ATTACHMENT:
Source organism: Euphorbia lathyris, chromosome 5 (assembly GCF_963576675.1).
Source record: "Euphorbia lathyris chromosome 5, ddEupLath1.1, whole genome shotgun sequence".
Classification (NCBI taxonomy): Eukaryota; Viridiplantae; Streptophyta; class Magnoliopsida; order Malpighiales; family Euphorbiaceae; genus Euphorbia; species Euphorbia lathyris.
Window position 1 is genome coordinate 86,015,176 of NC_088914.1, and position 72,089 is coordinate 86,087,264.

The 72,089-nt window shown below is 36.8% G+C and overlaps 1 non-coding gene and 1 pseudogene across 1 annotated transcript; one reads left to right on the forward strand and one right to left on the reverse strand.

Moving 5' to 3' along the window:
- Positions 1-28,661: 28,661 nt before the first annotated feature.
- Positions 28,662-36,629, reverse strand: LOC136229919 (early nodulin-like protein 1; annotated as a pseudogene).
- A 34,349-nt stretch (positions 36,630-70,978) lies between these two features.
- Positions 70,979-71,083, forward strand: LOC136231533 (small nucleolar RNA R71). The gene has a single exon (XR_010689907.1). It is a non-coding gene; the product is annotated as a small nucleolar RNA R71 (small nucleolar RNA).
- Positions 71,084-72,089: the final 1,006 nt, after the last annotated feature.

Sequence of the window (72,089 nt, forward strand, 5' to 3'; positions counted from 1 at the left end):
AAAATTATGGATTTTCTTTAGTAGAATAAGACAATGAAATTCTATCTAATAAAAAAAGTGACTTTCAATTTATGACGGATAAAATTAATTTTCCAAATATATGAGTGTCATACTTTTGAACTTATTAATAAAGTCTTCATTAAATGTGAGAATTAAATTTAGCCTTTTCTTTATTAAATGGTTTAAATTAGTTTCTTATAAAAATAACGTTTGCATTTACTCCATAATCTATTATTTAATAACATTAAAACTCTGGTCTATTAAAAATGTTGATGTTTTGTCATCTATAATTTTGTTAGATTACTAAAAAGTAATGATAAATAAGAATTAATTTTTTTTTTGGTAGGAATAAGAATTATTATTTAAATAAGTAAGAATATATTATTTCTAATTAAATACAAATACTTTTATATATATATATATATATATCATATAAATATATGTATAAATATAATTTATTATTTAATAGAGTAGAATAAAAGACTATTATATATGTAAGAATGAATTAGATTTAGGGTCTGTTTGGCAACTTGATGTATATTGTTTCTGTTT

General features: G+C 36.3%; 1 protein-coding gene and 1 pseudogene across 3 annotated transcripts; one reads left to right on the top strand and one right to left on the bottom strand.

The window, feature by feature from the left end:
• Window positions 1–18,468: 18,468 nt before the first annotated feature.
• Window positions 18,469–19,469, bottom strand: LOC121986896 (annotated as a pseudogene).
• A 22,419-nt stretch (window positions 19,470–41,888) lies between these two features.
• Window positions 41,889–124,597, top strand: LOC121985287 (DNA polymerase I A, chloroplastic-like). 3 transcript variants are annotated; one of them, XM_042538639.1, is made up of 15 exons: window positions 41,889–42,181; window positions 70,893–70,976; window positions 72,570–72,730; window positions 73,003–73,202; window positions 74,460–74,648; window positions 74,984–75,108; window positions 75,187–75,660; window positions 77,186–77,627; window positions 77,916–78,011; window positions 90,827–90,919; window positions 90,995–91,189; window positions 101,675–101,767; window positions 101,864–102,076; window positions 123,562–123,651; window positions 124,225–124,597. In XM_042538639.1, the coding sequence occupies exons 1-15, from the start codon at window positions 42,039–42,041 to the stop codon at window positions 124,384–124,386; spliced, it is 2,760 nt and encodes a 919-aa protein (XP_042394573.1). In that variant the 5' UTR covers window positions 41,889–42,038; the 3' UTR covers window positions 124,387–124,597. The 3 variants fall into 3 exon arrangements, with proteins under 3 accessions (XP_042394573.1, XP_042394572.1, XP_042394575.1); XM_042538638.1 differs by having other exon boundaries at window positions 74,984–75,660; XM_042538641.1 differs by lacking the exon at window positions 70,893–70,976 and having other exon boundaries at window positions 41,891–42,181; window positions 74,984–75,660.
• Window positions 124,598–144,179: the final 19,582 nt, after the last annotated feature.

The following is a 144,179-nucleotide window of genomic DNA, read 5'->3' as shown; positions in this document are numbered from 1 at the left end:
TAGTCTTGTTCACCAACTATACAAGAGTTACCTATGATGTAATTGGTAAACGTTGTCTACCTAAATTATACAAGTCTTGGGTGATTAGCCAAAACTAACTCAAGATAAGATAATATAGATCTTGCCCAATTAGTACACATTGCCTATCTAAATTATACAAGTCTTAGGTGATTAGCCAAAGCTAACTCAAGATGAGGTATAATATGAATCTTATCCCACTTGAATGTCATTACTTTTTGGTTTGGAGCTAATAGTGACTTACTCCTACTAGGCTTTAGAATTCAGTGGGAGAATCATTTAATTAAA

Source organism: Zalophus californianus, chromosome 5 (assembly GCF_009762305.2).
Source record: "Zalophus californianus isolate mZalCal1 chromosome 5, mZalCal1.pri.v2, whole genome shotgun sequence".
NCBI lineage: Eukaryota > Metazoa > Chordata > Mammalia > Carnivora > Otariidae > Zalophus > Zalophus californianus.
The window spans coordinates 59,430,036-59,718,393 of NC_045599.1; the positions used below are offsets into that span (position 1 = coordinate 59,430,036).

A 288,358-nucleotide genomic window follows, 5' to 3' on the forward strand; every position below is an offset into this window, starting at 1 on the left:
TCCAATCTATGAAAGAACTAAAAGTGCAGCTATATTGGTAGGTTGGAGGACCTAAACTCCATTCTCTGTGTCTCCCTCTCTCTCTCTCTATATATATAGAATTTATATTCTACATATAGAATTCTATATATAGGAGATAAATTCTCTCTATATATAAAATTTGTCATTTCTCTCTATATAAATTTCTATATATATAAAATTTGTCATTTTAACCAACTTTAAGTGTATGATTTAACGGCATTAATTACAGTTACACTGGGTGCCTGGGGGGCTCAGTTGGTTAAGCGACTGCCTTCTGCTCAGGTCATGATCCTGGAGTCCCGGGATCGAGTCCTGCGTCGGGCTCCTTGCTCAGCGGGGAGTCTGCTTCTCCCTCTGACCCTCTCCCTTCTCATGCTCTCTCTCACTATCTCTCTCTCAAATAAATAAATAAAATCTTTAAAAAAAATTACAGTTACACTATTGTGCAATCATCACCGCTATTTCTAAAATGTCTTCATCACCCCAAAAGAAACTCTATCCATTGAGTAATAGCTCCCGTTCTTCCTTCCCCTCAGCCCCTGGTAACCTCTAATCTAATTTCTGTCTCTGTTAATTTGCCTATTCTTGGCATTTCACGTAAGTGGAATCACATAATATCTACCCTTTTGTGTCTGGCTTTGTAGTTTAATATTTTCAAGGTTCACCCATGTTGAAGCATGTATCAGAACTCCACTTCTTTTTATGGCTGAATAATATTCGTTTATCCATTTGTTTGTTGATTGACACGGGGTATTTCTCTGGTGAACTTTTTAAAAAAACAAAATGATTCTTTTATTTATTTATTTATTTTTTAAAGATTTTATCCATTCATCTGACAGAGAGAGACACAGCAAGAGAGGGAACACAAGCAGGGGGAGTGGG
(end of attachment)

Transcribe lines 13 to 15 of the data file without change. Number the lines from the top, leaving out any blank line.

AAAATTATGGATTTTCTTTAGTAGAATAAGACAATGAAATTCTATCTAATAAAAAAAGTGACTTTCAATTTATGACGGATAAAATTAATTTTCCAAATATATGAGTGTCATACTTTTGAACTTATTAATAAAGTCTTCATTAAATGTGAGAATTAAATTTAGCCTTTTCTTTATTAAATGGTTTAAATTAGTTTCTTATAAAAATAACGTTTGCATTTACTCCATAATCTATTATTTAATAACATTAAAACTCTGGTCTATTAAAAATGTTGATGTTTTGTCATCTATAATTTTGTTAGATTACTAAAAAGTAATGATAAATAAGAATTAATTTTTTTTTTGGTAGGAATAAGAATTATTATTTAAATAAGTAAGAATATATTATTTCTAATTAAATACAAATACTTTTATATATATATATATATATATCATATAAATATATGTATAAATATAATTTATTATTTAATAGAGTAGAATAAAAGACTATTATATATGTAAGAATGAATTAGATTTAGGGTCTGTTTGGCAACTTGATGTATATTGTTTCTGTTT

General features: G+C 36.3%; 1 protein-coding gene and 1 pseudogene across 3 annotated transcripts; one reads left to right on the top strand and one right to left on the bottom strand.

The window, feature by feature from the left end: